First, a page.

Where I live it’s gotten cooler, and a few weeks ago I noticed a few…
From Victorian times, where two St. Valentines had gruesome endings, Valentine’s Day has morphed into the celebration we know today. Mass printing of Valentine cards in the 19th century started the great commercial enterprise that it has since become.
Red heart decorations, cupid with a bow and arrow, flowers, heart-shaped jewelry and, of course, candy are common sights in stores, commercials, magazines and newspaper inserts. Below are some preschool Valentine’s Day activities that go beyond the usual exchanging of commercial or personally created cards, and gifts of candy.
Activity #1: Colors and Feelings
This activity encourages children to think about colors as more than pigments but as representations of emotion and feeling. There are no wrong answers so affirm each child’s choice. Start off with a heart and ask what color it is and what emotion or feeling it represents. Why is it red (the heart is represented as red even though physically it really isn’t). Without a doubt the response will be love. Then hold up samples of four other common colors. Ask the children why they think the color makes them think of that. For example, black might mean sadness to some children. Without making any judgments, chart the colors and the emotions or feelings children attribute to them. End by reinforcing the notion that colors can mean different things to different people.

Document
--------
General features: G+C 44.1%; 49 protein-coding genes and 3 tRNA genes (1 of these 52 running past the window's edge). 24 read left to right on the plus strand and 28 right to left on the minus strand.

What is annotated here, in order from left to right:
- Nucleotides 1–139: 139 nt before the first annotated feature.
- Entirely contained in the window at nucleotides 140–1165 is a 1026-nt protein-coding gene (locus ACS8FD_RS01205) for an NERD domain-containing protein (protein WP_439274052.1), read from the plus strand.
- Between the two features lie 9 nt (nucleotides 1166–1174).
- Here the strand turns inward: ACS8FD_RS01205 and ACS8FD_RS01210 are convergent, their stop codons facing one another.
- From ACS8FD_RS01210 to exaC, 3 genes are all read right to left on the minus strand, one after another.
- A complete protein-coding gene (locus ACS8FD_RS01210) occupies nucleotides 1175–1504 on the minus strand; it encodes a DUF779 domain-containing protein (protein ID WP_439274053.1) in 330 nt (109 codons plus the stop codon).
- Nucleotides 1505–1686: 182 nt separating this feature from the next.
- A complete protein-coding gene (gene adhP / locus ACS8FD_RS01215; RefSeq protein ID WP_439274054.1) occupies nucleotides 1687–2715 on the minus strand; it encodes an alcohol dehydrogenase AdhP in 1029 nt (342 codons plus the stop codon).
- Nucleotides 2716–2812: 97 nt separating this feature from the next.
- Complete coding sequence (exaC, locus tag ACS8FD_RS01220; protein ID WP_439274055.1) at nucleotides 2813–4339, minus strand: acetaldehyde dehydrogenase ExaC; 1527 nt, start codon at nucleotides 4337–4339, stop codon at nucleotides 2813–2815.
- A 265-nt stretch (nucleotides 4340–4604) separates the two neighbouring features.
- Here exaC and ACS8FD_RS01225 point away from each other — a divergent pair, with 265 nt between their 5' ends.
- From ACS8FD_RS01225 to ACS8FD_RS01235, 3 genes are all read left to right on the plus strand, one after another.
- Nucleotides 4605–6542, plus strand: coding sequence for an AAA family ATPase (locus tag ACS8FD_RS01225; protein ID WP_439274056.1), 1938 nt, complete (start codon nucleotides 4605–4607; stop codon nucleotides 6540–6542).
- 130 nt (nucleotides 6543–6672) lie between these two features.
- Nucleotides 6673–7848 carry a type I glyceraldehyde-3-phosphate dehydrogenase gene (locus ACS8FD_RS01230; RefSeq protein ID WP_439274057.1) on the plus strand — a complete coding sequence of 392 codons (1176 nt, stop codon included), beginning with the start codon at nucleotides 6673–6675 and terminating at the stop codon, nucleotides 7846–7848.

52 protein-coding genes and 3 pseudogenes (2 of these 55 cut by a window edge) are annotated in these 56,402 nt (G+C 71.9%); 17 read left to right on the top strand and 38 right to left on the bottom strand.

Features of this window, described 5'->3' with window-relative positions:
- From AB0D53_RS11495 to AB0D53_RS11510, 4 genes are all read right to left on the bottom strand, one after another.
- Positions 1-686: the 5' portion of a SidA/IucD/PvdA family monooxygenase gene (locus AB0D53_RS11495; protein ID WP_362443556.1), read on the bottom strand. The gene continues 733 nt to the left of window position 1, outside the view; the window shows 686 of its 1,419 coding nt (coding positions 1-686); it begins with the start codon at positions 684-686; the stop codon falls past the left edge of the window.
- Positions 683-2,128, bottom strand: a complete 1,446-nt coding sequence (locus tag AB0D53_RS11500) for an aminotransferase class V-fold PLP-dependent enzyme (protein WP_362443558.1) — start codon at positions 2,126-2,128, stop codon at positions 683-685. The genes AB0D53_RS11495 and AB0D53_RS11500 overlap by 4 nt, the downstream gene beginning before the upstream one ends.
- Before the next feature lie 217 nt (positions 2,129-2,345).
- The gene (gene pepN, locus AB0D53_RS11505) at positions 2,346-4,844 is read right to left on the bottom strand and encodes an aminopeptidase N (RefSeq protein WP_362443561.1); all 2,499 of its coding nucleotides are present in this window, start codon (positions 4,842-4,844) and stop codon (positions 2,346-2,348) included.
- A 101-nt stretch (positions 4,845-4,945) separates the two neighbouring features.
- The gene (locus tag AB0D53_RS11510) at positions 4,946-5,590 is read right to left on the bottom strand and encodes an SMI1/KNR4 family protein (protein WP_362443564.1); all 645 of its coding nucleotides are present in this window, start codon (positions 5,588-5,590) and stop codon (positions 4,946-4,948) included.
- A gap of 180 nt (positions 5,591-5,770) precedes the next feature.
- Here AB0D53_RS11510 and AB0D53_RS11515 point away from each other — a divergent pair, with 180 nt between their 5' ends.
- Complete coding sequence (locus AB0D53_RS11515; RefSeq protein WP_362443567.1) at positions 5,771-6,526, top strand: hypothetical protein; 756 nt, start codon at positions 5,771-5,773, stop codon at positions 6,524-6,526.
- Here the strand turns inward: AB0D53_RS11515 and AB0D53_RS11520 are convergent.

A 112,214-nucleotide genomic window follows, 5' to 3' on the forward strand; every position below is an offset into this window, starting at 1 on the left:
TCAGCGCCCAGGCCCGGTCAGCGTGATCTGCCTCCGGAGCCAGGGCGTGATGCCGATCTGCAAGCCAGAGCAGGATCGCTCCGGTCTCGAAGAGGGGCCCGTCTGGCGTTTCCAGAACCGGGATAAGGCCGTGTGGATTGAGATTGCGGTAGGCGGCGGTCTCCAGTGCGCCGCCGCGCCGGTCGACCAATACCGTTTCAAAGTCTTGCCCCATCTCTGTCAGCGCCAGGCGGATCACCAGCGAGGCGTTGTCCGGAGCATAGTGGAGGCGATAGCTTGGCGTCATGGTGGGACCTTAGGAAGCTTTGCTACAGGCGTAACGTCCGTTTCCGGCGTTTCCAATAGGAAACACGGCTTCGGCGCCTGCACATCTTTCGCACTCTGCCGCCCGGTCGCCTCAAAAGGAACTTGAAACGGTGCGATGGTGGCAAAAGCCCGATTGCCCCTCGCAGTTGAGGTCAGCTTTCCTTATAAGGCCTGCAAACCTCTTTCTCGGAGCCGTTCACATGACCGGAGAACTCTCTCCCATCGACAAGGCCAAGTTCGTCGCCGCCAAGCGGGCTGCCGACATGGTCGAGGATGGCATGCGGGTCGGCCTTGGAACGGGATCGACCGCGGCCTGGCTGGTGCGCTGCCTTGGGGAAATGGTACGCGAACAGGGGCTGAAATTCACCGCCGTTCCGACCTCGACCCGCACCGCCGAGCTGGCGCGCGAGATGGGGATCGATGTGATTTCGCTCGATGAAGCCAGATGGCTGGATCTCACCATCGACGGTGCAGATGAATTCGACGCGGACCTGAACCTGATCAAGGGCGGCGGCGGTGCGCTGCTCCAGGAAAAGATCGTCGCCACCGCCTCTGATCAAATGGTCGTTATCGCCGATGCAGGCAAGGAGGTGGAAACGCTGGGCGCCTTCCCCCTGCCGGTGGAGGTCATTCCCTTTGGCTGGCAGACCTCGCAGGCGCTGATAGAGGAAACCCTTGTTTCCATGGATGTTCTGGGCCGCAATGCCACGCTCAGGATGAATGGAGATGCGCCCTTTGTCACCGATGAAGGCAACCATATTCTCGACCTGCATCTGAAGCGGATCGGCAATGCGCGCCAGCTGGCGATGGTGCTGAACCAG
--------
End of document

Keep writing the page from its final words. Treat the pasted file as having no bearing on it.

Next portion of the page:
Activity #2: Who is my Valentine?
This is a fun activity where you ask preschoolers who is their Valentine. Be prepared for some surprising answers; perhaps a puppy or a favorite doll as well as the expected grandparents, Mom, Dad and even you – the teacher. Chart these answers so the children see the range of choices. Talk about the difference between romance and love and how love is broader than romance and covers many different people and things.
Activity #3: Holiday Symbols
Have your preschoolers tell you what celebrations take place throughout the year and write them on a white board or easel. They may come up with Thanksgiving, Christmas, Easter, maybe July 4thor St. Patrick’s Day. If they recently attended a birthday or wedding, children may also mention these. Talk about how Valentine’s Day is represented by a red heart and then ask the children how the other celebrations listed are represented. Talk about how we use these representations as ‘shorthand’ for the celebration. When we see the representation we know what Holiday or celebration is being referred to.